Aspiring local road racer, Jordan Clarke, shares his passion for cycling in this intense account of a less-than-average bike ride.
The rain hammers hard. It falls from the clouds and drags my spirit with it. It runs from my head, rolls down my back, round the cheeks of my butt and off the rear of my saddle into my rear wheel, only to be slung around and splatted against my white staining jersey. This is going to happen for at least another 50 kilometres. The joy.
Glasses don’t really help either. They fog up as my heavy respiration forces warm breath from my mouth upwards onto the cold lenses. I wipe them often, but they just get smudged and grimy from the dates I’ve eaten and the sugary energy bars that keep me going.
My helmet may as well be a swimming pool. Every time I tilt my head, captured rain falls through the vents and runs down my back. The helmet is essential: the chances of crashing are considerably higher due to the lack of friction.
Damn the rain.
I aquaplane a few times, leaning into corners. It’s scary, but exciting in an adrenaline-boosting way. It grabs your attention. It makes sure you don’t forget that every corner is now your enemy.
My shoes are waterlogged. Each turn of the pedals creates a squelch, a noise that becomes irritating as time goes by. My toes are going numb, a feeling I’m still getting used to. The only parts of me that stay warm are my hands and legs. Mainly because I have two pairs of gloves on and my legs are constantly spinning around. Had it been a warm day I would be travelling a lot faster: the risk of crashing would be reduced. But no, I decided I would ride in this weather.
People often ask why one would go and ride in the rain. The answer is simple. I love cycling more than anything in the world. More than rhubarb-and-custard sweets, more than a cold one in the summer, more than the smile on my girlfriend’s face. When you truly love something, you’ll do anything to feel that feeling of happiness, joy, ecstasy…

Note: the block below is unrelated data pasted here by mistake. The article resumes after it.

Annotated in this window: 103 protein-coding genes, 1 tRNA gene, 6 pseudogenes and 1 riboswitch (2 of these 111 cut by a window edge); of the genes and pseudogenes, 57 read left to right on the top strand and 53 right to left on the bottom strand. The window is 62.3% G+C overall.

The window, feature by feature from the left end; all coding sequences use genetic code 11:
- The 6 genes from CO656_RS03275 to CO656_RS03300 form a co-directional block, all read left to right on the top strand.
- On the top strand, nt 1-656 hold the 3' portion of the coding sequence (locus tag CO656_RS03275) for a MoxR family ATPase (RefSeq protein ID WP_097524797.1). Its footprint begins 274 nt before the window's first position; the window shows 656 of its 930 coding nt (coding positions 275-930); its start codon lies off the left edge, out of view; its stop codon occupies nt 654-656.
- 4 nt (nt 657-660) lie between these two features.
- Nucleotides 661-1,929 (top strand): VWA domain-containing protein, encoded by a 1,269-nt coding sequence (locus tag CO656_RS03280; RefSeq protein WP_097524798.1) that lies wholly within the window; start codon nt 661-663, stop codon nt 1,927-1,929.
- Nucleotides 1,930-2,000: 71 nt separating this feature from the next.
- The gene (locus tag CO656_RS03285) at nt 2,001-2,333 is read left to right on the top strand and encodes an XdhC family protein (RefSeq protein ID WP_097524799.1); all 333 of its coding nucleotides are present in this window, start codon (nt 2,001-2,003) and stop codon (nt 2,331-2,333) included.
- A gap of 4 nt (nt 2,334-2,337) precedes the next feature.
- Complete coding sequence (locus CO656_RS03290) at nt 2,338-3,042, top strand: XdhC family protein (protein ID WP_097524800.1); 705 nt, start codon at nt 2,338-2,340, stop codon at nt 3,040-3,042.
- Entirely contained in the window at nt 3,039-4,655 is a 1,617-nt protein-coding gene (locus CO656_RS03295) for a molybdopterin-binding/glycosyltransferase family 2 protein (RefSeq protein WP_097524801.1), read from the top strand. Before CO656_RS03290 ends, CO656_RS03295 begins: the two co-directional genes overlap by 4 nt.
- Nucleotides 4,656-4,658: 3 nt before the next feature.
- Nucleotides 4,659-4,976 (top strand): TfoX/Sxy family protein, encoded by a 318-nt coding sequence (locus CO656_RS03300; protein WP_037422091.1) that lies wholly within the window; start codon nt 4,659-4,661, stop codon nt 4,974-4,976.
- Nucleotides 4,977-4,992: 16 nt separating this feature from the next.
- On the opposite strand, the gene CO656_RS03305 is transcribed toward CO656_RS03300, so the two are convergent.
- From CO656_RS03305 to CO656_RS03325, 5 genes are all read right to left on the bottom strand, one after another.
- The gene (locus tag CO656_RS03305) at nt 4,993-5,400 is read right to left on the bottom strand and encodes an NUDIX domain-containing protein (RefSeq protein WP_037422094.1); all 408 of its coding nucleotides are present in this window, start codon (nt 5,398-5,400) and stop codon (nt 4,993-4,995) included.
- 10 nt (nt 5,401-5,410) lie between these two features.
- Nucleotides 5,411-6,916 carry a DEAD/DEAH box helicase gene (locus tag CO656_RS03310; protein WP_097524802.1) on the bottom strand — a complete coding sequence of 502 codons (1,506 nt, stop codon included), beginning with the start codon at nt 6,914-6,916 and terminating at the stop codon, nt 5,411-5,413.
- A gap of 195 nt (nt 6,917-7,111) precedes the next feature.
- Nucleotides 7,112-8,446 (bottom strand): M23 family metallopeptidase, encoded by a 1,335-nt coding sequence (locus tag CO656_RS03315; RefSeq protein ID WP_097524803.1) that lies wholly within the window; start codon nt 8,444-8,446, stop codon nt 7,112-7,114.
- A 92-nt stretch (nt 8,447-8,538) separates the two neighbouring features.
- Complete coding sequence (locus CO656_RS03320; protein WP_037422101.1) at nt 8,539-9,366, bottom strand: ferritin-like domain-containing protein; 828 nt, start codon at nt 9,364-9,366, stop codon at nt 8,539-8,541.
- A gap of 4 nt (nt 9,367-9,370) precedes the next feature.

So here I am, soaked and fresh, ready to face a bitter rival. My journey has not been too long, but it is enough to warm me in preparation for the battle that will soon happen. Portsdown Hill. The closest and steepest incline from my house. The hardest part is getting from the roundabout in Cosham to the lights at the junction for the QA Hospital.
Today, in the rain, however, everything seems to be in slow motion. The quick acceleration from the roundabout to the junction is perfectly timed so as not to get stuck at the lights and lose all momentum. That happens a lot: instant mood killer.
Here it comes.
Now the fight starts. I’m in the zone and the adrenaline is pumping after the acceleration at the roundabout. The first kick comes as you leave the junction. This section gets to around 4% before levelling out to 1% after only 400 metres, and I’ve only climbed 10 metres. The next 100 metres is an easy 0-1.5%.
Now I’m feeling it. My legs are spinning. My gearing is on the point.
“I can do this all day long,” I assure myself.
Then comes the next section. The first time you know you’re really starting to go up. Over this 400 metre section, the gradient is anywhere between 3%-7% with a maximum of 12%. This is the section where my legs scream back at me for putting them through hell. They ache, from my skinny ankles up to just under the scar behind my knee cap on my right leg. Every muscle wants me to stop the onslaught of lactic acid flooding my vessels. Now I’ve elevated 20 metres over 400 metres on the road.
Finally I reach the last push, the final 400 metres, peaking at 8.3% over 20 elevated metres. The section with the awful green cycle lane. The kind that causes you to be forced by vehicle users on to the dirty, gritty and grippy part of the road. Guess what? There is no way I am using it this time. I want to get to the top as fast as I can. I am not going to let myself be slowed down by a truly terrible section of cycle path that drivers assume I ought to be using.
Head down, focusing on breathing. Arms stretched out, forcing the bars away from my body to help push me further into the saddle and increase power output. Greasy-looking knees and upper calves gleam with the little sunlight that meets them as they rise and fall with each pedal stroke. The crest is coming, and so is the end.
The local hills are brilliant to ride on. Ask any cyclist you know who lives around Portsmouth. Portsdown Hill in the rain is absolutely epic. Every time I climb it in the rain, I feel like a professional. Racing as fast as my legs can possibly allow me to reach the top. Soaked with sweat, rain and snot. Then finally being able to throw my arms into the air in triumph. The winning move. The well-earned downhill. The bragging rights.
That’s why I do it.
Photography by Alan Ford via Wikimedia Commons (Public domain).